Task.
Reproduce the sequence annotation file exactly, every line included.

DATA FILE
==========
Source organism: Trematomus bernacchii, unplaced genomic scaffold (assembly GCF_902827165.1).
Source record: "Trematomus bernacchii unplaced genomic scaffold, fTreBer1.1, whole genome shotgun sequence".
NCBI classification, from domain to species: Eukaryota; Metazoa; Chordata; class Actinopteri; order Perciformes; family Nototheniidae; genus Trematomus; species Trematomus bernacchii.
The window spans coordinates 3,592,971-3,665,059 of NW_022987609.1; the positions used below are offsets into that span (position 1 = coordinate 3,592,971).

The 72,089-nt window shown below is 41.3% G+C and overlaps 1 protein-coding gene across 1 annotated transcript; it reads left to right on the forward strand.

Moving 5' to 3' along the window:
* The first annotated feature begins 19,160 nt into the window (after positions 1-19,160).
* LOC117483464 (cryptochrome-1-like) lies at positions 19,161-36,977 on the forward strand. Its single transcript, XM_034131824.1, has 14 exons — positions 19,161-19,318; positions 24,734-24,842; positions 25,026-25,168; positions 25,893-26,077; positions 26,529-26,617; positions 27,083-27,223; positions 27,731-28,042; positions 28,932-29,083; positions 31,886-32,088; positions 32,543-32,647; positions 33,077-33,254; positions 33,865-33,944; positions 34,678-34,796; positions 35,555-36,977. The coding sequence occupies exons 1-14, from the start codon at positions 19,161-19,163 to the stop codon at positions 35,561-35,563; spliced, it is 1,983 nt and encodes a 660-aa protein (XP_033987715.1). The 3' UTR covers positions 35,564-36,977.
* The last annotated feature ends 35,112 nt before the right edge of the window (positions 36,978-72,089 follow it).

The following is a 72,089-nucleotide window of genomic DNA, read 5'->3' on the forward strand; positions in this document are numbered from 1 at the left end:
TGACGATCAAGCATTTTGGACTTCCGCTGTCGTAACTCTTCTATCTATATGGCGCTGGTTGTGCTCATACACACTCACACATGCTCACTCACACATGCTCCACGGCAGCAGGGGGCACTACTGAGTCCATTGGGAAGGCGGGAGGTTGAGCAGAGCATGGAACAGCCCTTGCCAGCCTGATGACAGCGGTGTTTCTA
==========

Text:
Source organism: Trematomus bernacchii, unplaced genomic scaffold (assembly GCF_902827165.1).
Source record: "Trematomus bernacchii unplaced genomic scaffold, fTreBer1.1, whole genome shotgun sequence".
NCBI classification, from domain to species: Eukaryota; Metazoa; Chordata; class Actinopteri; order Perciformes; family Nototheniidae; genus Trematomus; species Trematomus bernacchii.
The window spans coordinates 3,592,971-3,665,059 of NW_022987609.1; the positions used below are offsets into that span (position 1 = coordinate 3,592,971).

The 72,089-nt window shown below is 41.3% G+C and overlaps 1 protein-coding gene across 1 annotated transcript; it reads left to right on the forward strand.

Moving 5' to 3' along the window:
* The first annotated feature begins 19,160 nt into the window (after positions 1-19,160).
* LOC117483464 (cryptochrome-1-like) lies at positions 19,161-36,977 on the forward strand. Its single transcript, XM_034131824.1, has 14 exons — positions 19,161-19,318; positions 24,734-24,842; positions 25,026-25,168; positions 25,893-26,077; positions 26,529-26,617; positions 27,083-27,223; positions 27,731-28,042; positions 28,932-29,083; positions 31,886-32,088; positions 32,543-32,647; positions 33,077-33,254; positions 33,865-33,944; positions 34,678-34,796; positions 35,555-36,977. The coding sequence occupies exons 1-14, from the start codon at positions 19,161-19,163 to the stop codon at positions 35,561-35,563; spliced, it is 1,983 nt and encodes a 660-aa protein (XP_033987715.1). The 3' UTR covers positions 35,564-36,977.
* The last annotated feature ends 35,112 nt before the right edge of the window (positions 36,978-72,089 follow it).

The following is a 72,089-nucleotide window of genomic DNA, read 5'->3' on the forward strand; positions in this document are numbered from 1 at the left end:
TGACGATCAAGCATTTTGGACTTCCGCTGTCGTAACTCTTCTATCTATATGGCGCTGGTTGTGCTCATACACACTCACACATGCTCACTCACACATGCTCCACGGCAGCAGGGGGCACTACTGAGTCCATTGGGAAGGCGGGAGGTTGAGCAGAGCATGGAACAGCCCTTGCCAGCCTGATGACAGCGGTGTTTCTA